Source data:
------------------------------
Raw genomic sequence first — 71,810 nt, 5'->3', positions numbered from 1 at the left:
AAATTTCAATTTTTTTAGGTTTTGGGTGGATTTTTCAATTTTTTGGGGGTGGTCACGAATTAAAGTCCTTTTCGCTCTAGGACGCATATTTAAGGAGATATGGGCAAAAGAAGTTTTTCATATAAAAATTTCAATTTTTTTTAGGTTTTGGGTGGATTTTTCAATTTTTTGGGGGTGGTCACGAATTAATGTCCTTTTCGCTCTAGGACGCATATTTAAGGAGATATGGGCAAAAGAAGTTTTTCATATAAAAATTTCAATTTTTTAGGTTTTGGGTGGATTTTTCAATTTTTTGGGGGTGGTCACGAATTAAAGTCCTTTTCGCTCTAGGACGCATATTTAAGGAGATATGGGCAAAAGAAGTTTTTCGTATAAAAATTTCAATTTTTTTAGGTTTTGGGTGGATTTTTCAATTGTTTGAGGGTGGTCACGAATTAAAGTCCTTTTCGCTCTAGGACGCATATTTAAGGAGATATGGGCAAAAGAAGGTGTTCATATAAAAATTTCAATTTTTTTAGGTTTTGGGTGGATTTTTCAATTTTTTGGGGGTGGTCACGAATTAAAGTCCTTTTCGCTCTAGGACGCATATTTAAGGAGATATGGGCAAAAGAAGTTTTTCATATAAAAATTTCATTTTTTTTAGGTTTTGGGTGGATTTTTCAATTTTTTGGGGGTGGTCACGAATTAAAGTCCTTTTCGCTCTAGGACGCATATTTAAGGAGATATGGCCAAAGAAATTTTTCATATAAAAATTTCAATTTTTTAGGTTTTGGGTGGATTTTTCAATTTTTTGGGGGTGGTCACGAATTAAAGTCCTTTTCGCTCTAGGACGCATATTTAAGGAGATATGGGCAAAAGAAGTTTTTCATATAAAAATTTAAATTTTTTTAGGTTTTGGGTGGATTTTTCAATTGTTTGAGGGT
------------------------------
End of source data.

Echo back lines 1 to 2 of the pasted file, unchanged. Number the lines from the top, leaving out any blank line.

Raw genomic sequence first — 71,810 nt, 5'->3', positions numbered from 1 at the left:
AAATTTCAATTTTTTTAGGTTTTGGGTGGATTTTTCAATTTTTTGGGGGTGGTCACGAATTAAAGTCCTTTTCGCTCTAGGACGCATATTTAAGGAGATATGGGCAAAAGAAGTTTTTCATATAAAAATTTCAATTTTTTTTAGGTTTTGGGTGGATTTTTCAATTTTTTGGGGGTGGTCACGAATTAATGTCCTTTTCGCTCTAGGACGCATATTTAAGGAGATATGGGCAAAAGAAGTTTTTCATATAAAAATTTCAATTTTTTAGGTTTTGGGTGGATTTTTCAATTTTTTGGGGGTGGTCACGAATTAAAGTCCTTTTCGCTCTAGGACGCATATTTAAGGAGATATGGGCAAAAGAAGTTTTTCGTATAAAAATTTCAATTTTTTTAGGTTTTGGGTGGATTTTTCAATTGTTTGAGGGTGGTCACGAATTAAAGTCCTTTTCGCTCTAGGACGCATATTTAAGGAGATATGGGCAAAAGAAGGTGTTCATATAAAAATTTCAATTTTTTTAGGTTTTGGGTGGATTTTTCAATTTTTTGGGGGTGGTCACGAATTAAAGTCCTTTTCGCTCTAGGACGCATATTTAAGGAGATATGGGCAAAAGAAGTTTTTCATATAAAAATTTCATTTTTTTTAGGTTTTGGGTGGATTTTTCAATTTTTTGGGGGTGGTCACGAATTAAAGTCCTTTTCGCTCTAGGACGCATATTTAAGGAGATATGGCCAAAGAAATTTTTCATATAAAAATTTCAATTTTTTAGGTTTTGGGTGGATTTTTCAATTTTTTGGGGGTGGTCACGAATTAAAGTCCTTTTCGCTCTAGGACGCATATTTAAGGAGATATGGGCAAAAGAAGTTTTTCATATAAAAATTTAAATTTTTTTAGGTTTTGGGTGGATTTTTCAATTGTTTGAGGGT